Story: City history and people

Colonial New Zealand developed four main cities of similar size – Auckland, Wellington, Christchurch and Dunedin. Later Auckland grew to become the country’s primary city, with almost a third of the population – and Hamilton and Tauranga joined the ranks of the main centres.

Full story by David Thorns and Ben Schrader
Main image: Sol Square, Christchurch

The Short Story

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New Zealand’s first towns

Māori lived in small, family-based villages (kāinga) rather than larger towns. New Zealand’s first town was Kororāreka (now Russell) in the Bay of Islands, where early whalers came for provisions and recreation.

Some towns were set up by the government, and others by private businesses. The New Zealand Company founded towns at Wellington, Christchurch and Dunedin. Auckland became the capital in 1840.

Types of towns

  • Market towns serviced the surrounding farming area (for example Masterton, Timaru).
  • Mining and milling towns grew near natural resources such as gold, coal or timber (Alexandra, Dargaville).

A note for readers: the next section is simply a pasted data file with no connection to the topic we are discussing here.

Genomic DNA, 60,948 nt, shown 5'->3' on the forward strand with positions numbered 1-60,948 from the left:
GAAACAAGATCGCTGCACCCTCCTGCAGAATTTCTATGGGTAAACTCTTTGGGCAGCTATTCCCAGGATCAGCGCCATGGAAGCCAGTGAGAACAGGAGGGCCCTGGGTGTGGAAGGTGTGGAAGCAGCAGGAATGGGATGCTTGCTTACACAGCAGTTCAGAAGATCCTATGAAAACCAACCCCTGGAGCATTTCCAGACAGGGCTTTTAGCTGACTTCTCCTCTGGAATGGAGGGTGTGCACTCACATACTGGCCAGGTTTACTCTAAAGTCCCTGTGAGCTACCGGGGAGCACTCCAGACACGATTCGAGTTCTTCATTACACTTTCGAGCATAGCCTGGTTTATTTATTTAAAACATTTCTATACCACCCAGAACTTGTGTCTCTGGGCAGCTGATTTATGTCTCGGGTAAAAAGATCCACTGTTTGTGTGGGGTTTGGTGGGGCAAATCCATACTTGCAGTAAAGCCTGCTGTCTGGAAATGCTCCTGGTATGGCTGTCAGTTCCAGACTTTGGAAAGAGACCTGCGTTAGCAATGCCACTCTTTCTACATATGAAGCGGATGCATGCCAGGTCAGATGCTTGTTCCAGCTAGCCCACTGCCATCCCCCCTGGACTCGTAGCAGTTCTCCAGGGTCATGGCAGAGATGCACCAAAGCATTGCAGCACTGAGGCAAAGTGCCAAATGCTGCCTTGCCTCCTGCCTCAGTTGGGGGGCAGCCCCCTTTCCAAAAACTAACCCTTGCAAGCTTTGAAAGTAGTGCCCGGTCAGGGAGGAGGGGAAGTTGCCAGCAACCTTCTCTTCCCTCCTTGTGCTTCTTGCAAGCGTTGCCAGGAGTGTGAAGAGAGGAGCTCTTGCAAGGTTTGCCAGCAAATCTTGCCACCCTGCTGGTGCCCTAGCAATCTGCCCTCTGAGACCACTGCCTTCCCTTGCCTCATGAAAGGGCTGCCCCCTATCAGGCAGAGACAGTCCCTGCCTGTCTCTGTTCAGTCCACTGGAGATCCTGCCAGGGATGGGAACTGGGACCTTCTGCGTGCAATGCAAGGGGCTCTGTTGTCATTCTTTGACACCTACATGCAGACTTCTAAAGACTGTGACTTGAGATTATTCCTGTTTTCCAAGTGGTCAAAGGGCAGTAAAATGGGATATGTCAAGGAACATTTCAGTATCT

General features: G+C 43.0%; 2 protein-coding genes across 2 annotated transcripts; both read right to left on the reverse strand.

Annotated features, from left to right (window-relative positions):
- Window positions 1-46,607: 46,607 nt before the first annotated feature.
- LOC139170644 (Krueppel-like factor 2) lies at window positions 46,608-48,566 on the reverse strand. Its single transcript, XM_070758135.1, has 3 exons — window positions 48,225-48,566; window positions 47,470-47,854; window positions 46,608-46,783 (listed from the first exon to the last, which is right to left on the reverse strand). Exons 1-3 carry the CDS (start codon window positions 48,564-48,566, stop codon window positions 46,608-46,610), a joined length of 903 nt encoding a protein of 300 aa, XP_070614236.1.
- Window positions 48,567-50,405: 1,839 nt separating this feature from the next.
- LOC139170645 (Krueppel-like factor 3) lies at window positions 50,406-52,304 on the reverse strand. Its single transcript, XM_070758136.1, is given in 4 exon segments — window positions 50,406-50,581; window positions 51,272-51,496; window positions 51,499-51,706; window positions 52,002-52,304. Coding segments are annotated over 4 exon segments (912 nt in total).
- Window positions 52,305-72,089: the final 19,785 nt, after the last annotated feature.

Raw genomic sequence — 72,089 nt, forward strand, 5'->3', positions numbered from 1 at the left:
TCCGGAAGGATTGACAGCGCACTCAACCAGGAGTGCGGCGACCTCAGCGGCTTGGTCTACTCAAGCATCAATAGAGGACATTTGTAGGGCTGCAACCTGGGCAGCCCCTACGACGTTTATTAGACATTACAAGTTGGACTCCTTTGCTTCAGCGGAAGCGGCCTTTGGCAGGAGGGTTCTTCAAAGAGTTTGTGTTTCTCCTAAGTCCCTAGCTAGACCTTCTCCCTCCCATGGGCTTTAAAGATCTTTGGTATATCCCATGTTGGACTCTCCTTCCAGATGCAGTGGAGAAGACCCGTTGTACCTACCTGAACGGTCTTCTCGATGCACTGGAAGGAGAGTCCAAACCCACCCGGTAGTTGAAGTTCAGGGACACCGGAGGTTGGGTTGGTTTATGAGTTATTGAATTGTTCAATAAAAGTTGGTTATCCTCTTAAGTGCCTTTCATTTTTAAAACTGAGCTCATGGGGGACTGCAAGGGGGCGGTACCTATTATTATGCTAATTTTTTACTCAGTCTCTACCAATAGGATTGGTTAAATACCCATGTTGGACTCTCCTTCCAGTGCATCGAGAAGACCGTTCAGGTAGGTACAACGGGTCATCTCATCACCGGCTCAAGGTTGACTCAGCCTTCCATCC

• Port towns were centres for fishing and shipping (Ōamaru).
  • Military towns were founded as bases for soldiers in the New Zealand wars (Pātea).
  • Construction towns housed workers who were building a railway, dam, factory or other project (Twizel, Mangakino).

Becoming cities

Some towns grew into cities because they had ports for shipping goods. Others grew because they were the site of government, business or industry. New Zealand developed four main cities: Auckland, Wellington, Christchurch and Dunedin.

A town was classified as a city when it had 20,000 people. Since 1989, a town has needed 50,000 people to become a city.

Country and city

Early colonisers planned New Zealand as a farming society, but many people preferred to live in cities, where there were more jobs, and more social and cultural life. Over time, the urban population grew.

Transport and suburbs

At first most people lived near their work; later they could catch trams or buses. After cars arrived, new suburbs were built on the edges of cities. Many families chose to live in the suburbs, and central cities became quieter. But from the 1990s apartments have been built in inner cities, and new bars, cafés and businesses have opened, making cities lively again.

Changing cities

Auckland grew into New Zealand’s biggest city. In 2006 it had almost one-third of the population. Hamilton and Tauranga also grew to become main cities.

Early cities had mostly Pākehā people; now they have a mix of different ethnicities. Many cities hold festivals to celebrate arts, culture and sports.

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How to cite this page:

David Thorns and Ben Schrader. 'City history and people', Te Ara - the Encyclopedia of New Zealand, updated 9-Nov-12
URL: http://www.TeAra.govt.nz/en/city-history-and-people